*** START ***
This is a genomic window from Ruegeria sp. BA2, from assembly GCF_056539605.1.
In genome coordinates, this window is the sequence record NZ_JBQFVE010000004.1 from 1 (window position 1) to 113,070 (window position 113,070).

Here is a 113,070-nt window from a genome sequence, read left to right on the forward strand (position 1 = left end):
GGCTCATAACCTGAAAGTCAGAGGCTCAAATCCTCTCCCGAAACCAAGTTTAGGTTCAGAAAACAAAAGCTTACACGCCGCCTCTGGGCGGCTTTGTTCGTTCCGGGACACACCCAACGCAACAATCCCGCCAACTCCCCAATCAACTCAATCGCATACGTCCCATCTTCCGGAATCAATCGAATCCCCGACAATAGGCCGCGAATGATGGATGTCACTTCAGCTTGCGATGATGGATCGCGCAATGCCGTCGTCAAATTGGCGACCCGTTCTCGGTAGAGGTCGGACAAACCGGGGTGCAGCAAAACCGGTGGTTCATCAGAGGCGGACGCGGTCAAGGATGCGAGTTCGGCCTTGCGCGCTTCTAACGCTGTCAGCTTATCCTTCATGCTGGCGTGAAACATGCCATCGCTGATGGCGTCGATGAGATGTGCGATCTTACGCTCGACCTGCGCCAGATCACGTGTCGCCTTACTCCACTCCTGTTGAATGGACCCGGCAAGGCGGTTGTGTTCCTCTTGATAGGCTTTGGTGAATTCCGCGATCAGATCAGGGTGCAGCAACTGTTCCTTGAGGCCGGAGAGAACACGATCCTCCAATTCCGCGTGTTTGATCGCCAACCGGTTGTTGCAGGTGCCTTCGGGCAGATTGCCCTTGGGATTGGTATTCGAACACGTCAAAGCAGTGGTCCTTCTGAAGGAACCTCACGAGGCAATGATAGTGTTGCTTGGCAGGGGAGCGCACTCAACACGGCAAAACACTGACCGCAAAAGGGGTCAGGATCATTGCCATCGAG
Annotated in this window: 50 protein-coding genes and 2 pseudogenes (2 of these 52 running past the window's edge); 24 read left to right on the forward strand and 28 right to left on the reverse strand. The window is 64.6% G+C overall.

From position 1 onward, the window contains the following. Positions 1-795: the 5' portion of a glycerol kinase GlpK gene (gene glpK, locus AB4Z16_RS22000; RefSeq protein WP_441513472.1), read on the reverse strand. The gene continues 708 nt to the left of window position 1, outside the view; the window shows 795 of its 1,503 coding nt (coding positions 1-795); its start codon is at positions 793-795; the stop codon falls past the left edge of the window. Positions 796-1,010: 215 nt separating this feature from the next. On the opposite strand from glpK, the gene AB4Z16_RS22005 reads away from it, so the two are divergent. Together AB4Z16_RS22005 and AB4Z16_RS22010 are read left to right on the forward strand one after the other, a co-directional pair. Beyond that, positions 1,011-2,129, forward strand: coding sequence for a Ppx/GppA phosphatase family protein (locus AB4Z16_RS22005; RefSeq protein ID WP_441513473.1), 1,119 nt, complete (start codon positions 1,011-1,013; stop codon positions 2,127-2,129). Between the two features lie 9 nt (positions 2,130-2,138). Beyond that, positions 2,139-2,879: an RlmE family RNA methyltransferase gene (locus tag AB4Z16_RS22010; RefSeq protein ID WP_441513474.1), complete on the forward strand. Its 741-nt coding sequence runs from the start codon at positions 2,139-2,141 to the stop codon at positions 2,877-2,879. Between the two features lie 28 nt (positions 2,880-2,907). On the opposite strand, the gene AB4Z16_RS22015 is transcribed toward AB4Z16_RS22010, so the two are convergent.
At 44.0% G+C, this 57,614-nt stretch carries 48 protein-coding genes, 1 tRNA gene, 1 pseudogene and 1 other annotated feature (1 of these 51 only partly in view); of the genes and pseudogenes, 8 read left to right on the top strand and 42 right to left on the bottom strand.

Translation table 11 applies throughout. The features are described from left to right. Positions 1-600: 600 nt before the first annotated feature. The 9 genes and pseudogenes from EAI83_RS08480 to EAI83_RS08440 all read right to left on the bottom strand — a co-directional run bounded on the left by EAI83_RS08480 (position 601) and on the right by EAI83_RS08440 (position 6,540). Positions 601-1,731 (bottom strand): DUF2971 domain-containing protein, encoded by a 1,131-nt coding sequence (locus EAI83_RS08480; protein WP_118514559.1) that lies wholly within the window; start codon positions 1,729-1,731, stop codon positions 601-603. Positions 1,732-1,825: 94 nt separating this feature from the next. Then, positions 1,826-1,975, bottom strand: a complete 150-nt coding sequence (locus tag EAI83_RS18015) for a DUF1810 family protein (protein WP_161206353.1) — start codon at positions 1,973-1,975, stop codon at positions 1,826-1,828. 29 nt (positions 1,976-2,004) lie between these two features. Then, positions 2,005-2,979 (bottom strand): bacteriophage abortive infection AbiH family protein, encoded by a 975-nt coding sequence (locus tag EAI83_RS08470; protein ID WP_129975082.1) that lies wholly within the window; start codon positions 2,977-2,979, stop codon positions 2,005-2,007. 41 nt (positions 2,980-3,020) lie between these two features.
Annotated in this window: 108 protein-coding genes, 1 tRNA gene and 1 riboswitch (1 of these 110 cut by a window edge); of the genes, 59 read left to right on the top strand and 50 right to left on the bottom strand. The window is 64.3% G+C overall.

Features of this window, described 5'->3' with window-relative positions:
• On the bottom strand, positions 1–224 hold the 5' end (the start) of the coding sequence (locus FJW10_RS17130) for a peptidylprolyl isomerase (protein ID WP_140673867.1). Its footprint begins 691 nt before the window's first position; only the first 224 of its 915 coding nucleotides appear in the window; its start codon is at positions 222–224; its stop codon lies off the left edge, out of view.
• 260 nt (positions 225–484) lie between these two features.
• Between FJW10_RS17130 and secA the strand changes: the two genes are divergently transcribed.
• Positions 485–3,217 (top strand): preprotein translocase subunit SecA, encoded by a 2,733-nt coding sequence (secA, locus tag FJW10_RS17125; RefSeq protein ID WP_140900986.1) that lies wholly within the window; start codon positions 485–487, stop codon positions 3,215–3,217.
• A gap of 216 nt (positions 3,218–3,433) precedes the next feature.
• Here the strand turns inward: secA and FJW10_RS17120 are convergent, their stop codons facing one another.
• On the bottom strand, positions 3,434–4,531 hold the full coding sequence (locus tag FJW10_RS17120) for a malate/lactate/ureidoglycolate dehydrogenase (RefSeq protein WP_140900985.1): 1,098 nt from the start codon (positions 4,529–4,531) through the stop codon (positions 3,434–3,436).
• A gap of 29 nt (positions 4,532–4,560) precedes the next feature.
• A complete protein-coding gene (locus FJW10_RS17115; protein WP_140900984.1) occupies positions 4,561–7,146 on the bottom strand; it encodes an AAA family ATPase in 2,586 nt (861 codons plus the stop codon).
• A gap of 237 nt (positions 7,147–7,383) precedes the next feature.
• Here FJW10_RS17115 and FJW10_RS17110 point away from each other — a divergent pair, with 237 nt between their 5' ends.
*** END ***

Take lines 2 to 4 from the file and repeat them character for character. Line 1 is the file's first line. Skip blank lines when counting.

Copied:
In genome coordinates, this window is the sequence record NZ_JBQFVE010000004.1 from 1 (window position 1) to 113,070 (window position 113,070).

Here is a 113,070-nt window from a genome sequence, read left to right on the forward strand (position 1 = left end):
GGCTCATAACCTGAAAGTCAGAGGCTCAAATCCTCTCCCGAAACCAAGTTTAGGTTCAGAAAACAAAAGCTTACACGCCGCCTCTGGGCGGCTTTGTTCGTTCCGGGACACACCCAACGCAACAATCCCGCCAACTCCCCAATCAACTCAATCGCATACGTCCCATCTTCCGGAATCAATCGAATCCCCGACAATAGGCCGCGAATGATGGATGTCACTTCAGCTTGCGATGATGGATCGCGCAATGCCGTCGTCAAATTGGCGACCCGTTCTCGGTAGAGGTCGGACAAACCGGGGTGCAGCAAAACCGGTGGTTCATCAGAGGCGGACGCGGTCAAGGATGCGAGTTCGGCCTTGCGCGCTTCTAACGCTGTCAGCTTATCCTTCATGCTGGCGTGAAACATGCCATCGCTGATGGCGTCGATGAGATGTGCGATCTTACGCTCGACCTGCGCCAGATCACGTGTCGCCTTACTCCACTCCTGTTGAATGGACCCGGCAAGGCGGTTGTGTTCCTCTTGATAGGCTTTGGTGAATTCCGCGATCAGATCAGGGTGCAGCAACTGTTCCTTGAGGCCGGAGAGAACACGATCCTCCAATTCCGCGTGTTTGATCGCCAACCGGTTGTTGCAGGTGCCTTCGGGCAGATTGCCCTTGGGATTGGTATTCGAACACGTCAAAGCAGTGGTCCTTCTGAAGGAACCTCACGAGGCAATGATAGTGTTGCTTGGCAGGGGAGCGCACTCAACACGGCAAAACACTGACCGCAAAAGGGGTCAGGATCATTGCCATCGAG